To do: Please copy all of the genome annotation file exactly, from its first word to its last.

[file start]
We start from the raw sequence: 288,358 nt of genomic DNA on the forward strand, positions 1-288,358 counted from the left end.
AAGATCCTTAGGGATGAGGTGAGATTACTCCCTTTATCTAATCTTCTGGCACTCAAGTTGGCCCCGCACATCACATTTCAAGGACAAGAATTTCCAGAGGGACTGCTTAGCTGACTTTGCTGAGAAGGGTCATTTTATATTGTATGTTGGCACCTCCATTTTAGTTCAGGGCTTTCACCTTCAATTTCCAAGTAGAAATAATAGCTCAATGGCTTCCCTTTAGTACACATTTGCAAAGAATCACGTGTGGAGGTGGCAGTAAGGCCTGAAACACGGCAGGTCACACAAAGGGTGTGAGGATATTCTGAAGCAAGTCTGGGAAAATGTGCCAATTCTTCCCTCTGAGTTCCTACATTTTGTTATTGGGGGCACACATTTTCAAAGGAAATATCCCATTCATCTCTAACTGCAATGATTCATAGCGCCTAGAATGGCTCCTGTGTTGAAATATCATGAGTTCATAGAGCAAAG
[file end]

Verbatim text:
We start from the raw sequence: 288,358 nt of genomic DNA on the forward strand, positions 1-288,358 counted from the left end.
AAGATCCTTAGGGATGAGGTGAGATTACTCCCTTTATCTAATCTTCTGGCACTCAAGTTGGCCCCGCACATCACATTTCAAGGACAAGAATTTCCAGAGGGACTGCTTAGCTGACTTTGCTGAGAAGGGTCATTTTATATTGTATGTTGGCACCTCCATTTTAGTTCAGGGCTTTCACCTTCAATTTCCAAGTAGAAATAATAGCTCAATGGCTTCCCTTTAGTACACATTTGCAAAGAATCACGTGTGGAGGTGGCAGTAAGGCCTGAAACACGGCAGGTCACACAAAGGGTGTGAGGATATTCTGAAGCAAGTCTGGGAAAATGTGCCAATTCTTCCCTCTGAGTTCCTACATTTTGTTATTGGGGGCACACATTTTCAAAGGAAATATCCCATTCATCTCTAACTGCAATGATTCATAGCGCCTAGAATGGCTCCTGTGTTGAAATATCATGAGTTCATAGAGCAAAG